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Key Questions and Comments 
The teacher offers strategies for students to solve the problems on their own.  Think about how this helps students to develop the confidence and ability to gain more independence over time.  

Consider your own strategies for assisting students when they are stuck on something.  Do you possibly offer too much help or assist them too quickly?

Mrs. Kelly serves as more of a facilitator.  This allows her students to progress as independent learners.  

Notice how the teacher incorporates Kagan strategies in order to encourage student working with each other.  She is making a conscious effort to develop a classroom culture in which she is not the individual with all of the answers.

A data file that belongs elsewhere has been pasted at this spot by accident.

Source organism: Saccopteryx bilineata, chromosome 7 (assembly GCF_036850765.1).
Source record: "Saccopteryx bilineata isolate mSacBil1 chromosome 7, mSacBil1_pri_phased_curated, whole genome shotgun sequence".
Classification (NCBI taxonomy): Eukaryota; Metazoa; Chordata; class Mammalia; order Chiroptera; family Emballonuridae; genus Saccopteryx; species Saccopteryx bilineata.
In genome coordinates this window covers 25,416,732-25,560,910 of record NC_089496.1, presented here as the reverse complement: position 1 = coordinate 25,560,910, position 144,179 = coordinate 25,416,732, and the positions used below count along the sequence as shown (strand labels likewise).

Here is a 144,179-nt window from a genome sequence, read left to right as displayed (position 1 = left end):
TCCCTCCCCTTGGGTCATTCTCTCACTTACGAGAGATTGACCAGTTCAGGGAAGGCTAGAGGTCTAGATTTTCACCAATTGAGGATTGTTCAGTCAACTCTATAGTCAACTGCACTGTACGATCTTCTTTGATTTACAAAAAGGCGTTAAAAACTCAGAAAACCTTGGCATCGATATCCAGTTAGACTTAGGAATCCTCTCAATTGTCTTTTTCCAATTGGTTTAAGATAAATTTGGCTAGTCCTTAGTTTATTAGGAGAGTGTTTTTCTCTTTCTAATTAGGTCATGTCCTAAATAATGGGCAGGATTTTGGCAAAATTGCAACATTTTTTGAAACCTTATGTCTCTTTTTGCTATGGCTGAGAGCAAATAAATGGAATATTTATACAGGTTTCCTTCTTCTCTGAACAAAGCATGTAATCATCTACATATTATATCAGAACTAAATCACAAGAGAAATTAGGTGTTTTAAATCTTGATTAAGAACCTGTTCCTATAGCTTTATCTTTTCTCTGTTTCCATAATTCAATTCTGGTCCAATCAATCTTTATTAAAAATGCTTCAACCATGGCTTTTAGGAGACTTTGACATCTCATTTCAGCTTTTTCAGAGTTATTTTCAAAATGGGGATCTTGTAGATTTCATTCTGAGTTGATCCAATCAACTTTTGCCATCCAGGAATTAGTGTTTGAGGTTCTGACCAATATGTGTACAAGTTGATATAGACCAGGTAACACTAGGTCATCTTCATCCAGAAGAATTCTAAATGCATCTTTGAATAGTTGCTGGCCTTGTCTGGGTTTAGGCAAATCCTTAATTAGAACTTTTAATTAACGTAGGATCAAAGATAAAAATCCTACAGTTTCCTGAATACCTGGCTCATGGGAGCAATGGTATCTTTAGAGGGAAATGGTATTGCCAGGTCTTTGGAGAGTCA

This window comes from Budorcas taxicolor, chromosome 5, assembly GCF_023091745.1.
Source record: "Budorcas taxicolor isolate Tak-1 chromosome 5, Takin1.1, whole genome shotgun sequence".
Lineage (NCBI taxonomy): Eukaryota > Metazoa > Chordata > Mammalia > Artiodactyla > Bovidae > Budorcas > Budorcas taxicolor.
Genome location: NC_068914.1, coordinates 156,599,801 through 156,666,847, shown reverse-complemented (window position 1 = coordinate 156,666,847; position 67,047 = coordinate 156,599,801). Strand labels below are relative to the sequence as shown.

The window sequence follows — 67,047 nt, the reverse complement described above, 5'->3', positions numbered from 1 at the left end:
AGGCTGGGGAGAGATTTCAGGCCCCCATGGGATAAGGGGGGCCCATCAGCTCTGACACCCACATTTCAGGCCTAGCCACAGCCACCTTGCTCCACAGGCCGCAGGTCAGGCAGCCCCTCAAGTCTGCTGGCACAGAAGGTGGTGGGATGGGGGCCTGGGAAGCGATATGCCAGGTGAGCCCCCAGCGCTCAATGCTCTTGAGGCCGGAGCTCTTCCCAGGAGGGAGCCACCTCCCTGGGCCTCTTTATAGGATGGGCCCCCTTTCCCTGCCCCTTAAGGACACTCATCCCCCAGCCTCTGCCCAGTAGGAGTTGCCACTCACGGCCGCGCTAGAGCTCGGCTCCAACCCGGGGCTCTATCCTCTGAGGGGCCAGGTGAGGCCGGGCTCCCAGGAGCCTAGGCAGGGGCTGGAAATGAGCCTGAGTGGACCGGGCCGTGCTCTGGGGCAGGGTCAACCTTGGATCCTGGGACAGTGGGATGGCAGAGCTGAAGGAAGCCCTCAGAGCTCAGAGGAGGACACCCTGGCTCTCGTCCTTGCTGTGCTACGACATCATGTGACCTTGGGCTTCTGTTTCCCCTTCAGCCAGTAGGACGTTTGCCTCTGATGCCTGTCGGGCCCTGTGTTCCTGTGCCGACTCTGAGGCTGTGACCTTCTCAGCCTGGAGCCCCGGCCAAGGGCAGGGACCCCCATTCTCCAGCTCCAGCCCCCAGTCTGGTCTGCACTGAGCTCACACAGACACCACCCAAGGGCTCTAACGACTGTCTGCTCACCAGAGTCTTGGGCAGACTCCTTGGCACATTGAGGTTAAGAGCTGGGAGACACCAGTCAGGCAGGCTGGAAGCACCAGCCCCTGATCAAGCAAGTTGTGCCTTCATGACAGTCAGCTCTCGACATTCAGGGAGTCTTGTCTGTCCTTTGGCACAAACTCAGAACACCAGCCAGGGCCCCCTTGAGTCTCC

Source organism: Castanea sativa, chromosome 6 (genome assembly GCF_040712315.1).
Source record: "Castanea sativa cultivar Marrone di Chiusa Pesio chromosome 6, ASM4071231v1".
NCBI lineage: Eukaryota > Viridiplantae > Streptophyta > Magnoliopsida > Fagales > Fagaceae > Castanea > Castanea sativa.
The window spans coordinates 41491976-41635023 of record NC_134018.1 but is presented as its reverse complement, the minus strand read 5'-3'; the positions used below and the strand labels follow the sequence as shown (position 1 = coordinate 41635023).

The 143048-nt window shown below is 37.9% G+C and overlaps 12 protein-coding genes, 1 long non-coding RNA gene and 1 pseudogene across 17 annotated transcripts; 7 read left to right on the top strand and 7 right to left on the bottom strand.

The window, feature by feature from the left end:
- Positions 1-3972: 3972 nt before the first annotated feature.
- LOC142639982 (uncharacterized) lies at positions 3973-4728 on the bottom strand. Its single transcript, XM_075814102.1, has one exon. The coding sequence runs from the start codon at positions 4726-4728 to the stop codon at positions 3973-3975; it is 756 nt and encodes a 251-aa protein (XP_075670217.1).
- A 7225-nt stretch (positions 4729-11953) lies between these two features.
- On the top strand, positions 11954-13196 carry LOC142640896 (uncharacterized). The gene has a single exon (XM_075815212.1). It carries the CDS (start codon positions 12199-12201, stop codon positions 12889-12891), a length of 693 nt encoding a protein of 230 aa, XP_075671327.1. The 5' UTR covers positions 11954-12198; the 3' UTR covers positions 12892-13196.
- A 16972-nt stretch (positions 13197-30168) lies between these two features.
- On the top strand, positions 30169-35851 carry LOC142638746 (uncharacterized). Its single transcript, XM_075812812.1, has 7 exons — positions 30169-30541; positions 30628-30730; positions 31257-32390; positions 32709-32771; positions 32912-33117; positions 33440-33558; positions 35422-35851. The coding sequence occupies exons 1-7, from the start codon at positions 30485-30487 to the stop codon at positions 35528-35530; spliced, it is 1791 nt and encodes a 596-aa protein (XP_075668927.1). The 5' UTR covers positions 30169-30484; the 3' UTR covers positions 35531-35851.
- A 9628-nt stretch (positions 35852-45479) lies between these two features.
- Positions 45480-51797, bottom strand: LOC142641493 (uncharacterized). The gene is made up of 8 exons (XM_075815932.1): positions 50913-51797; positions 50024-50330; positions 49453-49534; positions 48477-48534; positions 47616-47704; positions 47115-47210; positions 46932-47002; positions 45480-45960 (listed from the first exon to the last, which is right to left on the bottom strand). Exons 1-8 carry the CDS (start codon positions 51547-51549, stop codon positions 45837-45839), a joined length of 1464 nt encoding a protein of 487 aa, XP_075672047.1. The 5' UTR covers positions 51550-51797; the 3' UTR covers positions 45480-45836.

Think about a recent lesson in your classroom.  What was your instinct when students asked for help?  Were you the sole provider of knowledge in the classroom?  Or were students working through their challenges to gain more independence?

Description of Video

Watch as Melissa Kelly, fifth grade teacher at Ridgeview Elementary, guides her students into thinking through problems and activities in her classroom. 


0:07 Acting as a thinking coach
0:39 Turn and share with partners
1:10 Benefits of partner sharing
1:43 Teacher discussing thinking strategies with student


Teacher as Facilitator
Student Thinking
Partner Work
Kagan Strategies

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